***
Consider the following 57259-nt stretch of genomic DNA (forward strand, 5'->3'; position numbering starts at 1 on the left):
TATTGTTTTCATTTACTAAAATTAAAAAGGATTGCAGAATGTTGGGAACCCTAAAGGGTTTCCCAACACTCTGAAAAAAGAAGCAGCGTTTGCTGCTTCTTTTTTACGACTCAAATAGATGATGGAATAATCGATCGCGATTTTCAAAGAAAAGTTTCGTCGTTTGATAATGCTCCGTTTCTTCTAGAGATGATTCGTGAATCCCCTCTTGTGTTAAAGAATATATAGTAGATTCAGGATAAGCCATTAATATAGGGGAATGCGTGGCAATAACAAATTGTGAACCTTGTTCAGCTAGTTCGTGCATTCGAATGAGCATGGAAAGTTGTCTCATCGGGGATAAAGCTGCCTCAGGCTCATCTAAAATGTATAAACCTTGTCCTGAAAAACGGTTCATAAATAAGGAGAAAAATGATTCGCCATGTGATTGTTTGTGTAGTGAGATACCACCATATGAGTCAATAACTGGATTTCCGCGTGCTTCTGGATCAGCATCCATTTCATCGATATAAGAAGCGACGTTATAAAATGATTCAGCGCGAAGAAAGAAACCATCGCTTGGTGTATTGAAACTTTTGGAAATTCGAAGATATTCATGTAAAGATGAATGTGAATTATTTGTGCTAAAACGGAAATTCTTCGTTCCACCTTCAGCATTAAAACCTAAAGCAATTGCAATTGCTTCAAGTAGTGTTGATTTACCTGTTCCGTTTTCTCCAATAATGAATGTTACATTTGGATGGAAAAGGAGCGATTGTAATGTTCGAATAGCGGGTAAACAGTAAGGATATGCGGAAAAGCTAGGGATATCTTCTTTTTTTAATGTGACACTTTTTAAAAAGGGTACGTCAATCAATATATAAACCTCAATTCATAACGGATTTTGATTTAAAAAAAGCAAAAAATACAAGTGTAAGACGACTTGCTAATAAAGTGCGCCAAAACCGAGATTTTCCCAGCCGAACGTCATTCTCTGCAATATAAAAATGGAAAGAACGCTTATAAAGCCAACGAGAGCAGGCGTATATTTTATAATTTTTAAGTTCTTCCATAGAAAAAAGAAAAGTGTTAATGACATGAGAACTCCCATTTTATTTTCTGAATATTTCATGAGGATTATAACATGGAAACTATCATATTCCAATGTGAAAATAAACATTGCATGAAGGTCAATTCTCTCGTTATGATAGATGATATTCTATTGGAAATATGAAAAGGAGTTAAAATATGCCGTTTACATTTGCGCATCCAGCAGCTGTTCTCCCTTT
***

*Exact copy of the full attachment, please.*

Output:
Consider the following 57259-nt stretch of genomic DNA (forward strand, 5'->3'; position numbering starts at 1 on the left):
TATTGTTTTCATTTACTAAAATTAAAAAGGATTGCAGAATGTTGGGAACCCTAAAGGGTTTCCCAACACTCTGAAAAAAGAAGCAGCGTTTGCTGCTTCTTTTTTACGACTCAAATAGATGATGGAATAATCGATCGCGATTTTCAAAGAAAAGTTTCGTCGTTTGATAATGCTCCGTTTCTTCTAGAGATGATTCGTGAATCCCCTCTTGTGTTAAAGAATATATAGTAGATTCAGGATAAGCCATTAATATAGGGGAATGCGTGGCAATAACAAATTGTGAACCTTGTTCAGCTAGTTCGTGCATTCGAATGAGCATGGAAAGTTGTCTCATCGGGGATAAAGCTGCCTCAGGCTCATCTAAAATGTATAAACCTTGTCCTGAAAAACGGTTCATAAATAAGGAGAAAAATGATTCGCCATGTGATTGTTTGTGTAGTGAGATACCACCATATGAGTCAATAACTGGATTTCCGCGTGCTTCTGGATCAGCATCCATTTCATCGATATAAGAAGCGACGTTATAAAATGATTCAGCGCGAAGAAAGAAACCATCGCTTGGTGTATTGAAACTTTTGGAAATTCGAAGATATTCATGTAAAGATGAATGTGAATTATTTGTGCTAAAACGGAAATTCTTCGTTCCACCTTCAGCATTAAAACCTAAAGCAATTGCAATTGCTTCAAGTAGTGTTGATTTACCTGTTCCGTTTTCTCCAATAATGAATGTTACATTTGGATGGAAAAGGAGCGATTGTAATGTTCGAATAGCGGGTAAACAGTAAGGATATGCGGAAAAGCTAGGGATATCTTCTTTTTTTAATGTGACACTTTTTAAAAAGGGTACGTCAATCAATATATAAACCTCAATTCATAACGGATTTTGATTTAAAAAAAGCAAAAAATACAAGTGTAAGACGACTTGCTAATAAAGTGCGCCAAAACCGAGATTTTCCCAGCCGAACGTCATTCTCTGCAATATAAAAATGGAAAGAACGCTTATAAAGCCAACGAGAGCAGGCGTATATTTTATAATTTTTAAGTTCTTCCATAGAAAAAAGAAAAGTGTTAATGACATGAGAACTCCCATTTTATTTTCTGAATATTTCATGAGGATTATAACATGGAAACTATCATATTCCAATGTGAAAATAAACATTGCATGAAGGTCAATTCTCTCGTTATGATAGATGATATTCTATTGGAAATATGAAAAGGAGTTAAAATATGCCGTTTACATTTGCGCATCCAGCAGCTGTTCTCCCTTT